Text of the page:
After a Week Under the Weather, an Unrelated Complaint

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Freelancing is a constant hustle for the new gig to both pad the revenue stream and have something to fill in the blanks should an existing client decide to bail or inexplicably run out of work for you.

I spent the last couple of days not feeling so well, so trying to gin up new work was about the only thing I was good for. And in doing so, I was reminded that people really have no concept of the fact that “artists” (a category that working freelance writers unfortunately fall under) are actually trained professionals deserving of pay on par with their similarly trained and experienced – but non-artistic – peers.

Truly, the number of people out there expecting to get an entire newspaper’s worth of writing for less than you’d pay a kid to mow your lawn is staggering. This week, through a popular freelance bidding site, I was “invited” to bid on a project that asked just that – 20 600-word stories a day for the regal sum of 1 cent a word. Of course, the request came with promises of “thousands of dollars” to be earned and the usual requirements that the provided content be entirely original and pass through robotic plagiarism detectors without a hitch.

Um, right. “Thousands of dollars” if you don’t keel over dead first.

Had I been next to the guy when he made this request, I quite literally would have hit him very hard in a very soft and vulnerable place, after which I would have said, “Why are you complaining? That’s the physical equivalent of what you obviously want to do to me.”

I worked in newspapers for 15 years and, as a reporter, cranked out a lot of copy on a normal day. At small newspapers, it’s not unusual for a single reporter to produce two or three stories in excess of 300 words each day, and that’s not including taking the random obituary over the phone and writing up briefs or ultra short stories based on arrest records from the previous day. Some of those longer stories were written on deadline in less time than it takes you to get to the supermarket and back.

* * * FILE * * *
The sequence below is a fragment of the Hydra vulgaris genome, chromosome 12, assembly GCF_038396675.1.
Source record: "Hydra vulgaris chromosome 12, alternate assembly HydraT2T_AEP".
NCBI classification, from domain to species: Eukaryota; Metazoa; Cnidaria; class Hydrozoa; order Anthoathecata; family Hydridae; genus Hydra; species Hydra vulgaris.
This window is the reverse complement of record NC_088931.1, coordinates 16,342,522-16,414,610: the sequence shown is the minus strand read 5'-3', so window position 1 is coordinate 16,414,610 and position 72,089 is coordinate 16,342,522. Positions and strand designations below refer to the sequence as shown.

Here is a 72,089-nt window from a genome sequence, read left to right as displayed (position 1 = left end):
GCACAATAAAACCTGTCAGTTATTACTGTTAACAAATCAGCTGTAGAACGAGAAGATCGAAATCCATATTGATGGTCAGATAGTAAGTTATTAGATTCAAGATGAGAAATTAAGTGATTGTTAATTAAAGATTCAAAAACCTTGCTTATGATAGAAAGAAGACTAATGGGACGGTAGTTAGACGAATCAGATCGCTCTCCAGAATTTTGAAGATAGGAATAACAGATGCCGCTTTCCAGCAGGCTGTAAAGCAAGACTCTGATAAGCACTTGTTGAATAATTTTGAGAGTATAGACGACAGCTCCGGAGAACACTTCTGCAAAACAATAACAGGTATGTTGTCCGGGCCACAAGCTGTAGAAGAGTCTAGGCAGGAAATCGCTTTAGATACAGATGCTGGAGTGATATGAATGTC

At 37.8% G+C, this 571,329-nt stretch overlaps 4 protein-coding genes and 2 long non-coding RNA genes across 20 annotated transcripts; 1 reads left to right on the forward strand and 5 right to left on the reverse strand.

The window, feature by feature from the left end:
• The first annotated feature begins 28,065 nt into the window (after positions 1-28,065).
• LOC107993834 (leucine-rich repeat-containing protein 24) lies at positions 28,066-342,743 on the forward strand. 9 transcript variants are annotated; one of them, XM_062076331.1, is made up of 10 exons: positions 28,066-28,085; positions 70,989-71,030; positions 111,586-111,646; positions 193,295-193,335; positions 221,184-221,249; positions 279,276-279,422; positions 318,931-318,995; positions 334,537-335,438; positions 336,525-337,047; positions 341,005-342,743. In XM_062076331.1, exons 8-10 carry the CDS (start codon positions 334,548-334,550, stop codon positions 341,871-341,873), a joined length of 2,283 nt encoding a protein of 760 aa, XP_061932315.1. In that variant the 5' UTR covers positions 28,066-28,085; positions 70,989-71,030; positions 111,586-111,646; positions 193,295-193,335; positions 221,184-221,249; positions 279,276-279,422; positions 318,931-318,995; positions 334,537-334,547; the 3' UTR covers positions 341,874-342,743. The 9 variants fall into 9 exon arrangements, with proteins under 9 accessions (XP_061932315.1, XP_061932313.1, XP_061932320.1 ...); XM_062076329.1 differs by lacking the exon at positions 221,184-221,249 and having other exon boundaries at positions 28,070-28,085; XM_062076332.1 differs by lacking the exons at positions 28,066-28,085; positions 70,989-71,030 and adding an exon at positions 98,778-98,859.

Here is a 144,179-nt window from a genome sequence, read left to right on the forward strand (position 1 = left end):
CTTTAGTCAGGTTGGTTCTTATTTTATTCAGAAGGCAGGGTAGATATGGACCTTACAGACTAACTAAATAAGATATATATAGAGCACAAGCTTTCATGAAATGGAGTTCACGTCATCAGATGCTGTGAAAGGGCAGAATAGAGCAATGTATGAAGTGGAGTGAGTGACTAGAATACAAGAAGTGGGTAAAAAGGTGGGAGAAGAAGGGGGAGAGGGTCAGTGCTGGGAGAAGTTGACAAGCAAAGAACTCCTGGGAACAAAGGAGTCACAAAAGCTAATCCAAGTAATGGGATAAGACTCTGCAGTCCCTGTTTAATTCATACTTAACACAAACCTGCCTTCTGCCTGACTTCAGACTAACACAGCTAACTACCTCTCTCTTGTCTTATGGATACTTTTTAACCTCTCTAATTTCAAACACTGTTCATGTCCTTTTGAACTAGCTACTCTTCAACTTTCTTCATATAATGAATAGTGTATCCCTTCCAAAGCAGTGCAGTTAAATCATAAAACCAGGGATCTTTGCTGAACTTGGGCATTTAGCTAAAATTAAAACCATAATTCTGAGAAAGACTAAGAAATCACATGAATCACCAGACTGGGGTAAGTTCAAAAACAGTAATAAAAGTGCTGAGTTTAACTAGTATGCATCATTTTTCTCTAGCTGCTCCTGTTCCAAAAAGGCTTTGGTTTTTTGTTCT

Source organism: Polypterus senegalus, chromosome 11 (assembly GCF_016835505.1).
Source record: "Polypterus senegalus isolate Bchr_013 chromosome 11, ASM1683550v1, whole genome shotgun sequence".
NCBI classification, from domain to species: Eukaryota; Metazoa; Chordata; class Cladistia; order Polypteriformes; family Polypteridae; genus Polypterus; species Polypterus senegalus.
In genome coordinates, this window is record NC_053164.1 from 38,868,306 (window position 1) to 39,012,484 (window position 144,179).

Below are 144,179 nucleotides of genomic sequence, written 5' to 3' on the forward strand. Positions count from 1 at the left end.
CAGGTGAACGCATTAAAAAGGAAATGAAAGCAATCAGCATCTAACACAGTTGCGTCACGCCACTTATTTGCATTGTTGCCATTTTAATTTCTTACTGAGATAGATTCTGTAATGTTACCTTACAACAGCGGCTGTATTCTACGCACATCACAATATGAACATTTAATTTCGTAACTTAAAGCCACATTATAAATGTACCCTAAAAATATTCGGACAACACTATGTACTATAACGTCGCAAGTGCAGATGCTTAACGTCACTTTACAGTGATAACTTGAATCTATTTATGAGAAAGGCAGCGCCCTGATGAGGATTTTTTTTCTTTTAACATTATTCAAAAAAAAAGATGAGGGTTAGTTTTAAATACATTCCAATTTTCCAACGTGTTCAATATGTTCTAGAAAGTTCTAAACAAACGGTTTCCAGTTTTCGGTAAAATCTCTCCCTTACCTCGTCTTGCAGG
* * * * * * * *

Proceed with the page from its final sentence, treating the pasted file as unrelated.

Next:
You ask non-journalists to do the same and they’ll act like you’ve just asked them to chop off a pinky with an X-Acto knife.

I guess people feel comfortable asking for this on bidding sites because I don’t think they really even know what they’re asking for, and after all, there are some poor bastards who will readily step up for this kind of insane assignment thinking it’ll be worth the time and aggravation.

Here’s a news flash: It won’t. It will both nearly kill you for a mere pittance and it undermines the role of paid, working writer for everyone else. For every person who takes a shit gig like the one I described, the rest of the world is convinced a bit more that writers are out there perfectly willing to work for below poverty wages.

I, for one, refuse to bite on these exploitative “opportunities,” and if you’re writing for a living, so should you. Because being taking advantage of isn’t making a living – that involves getting paid fairly for a reasonable amount of work that you are expected to complete in a logical amount of time.

Remember, if you feel like you’re doing something for nothing, you probably are.

 

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2 thoughts on “After a Week Under the Weather, an Unrelated Complaint

  1. Alexandra Coulter says:

    I can dig it. I wrote resumes for a short while. The minute you stepped above and beyond to do a good job, follow up, review, the hourly wage came down to around $4! It surprises me how many people think that since anyone can write a sentence, they shouldn’t have to pay you much for your work.

  2. homepage says:

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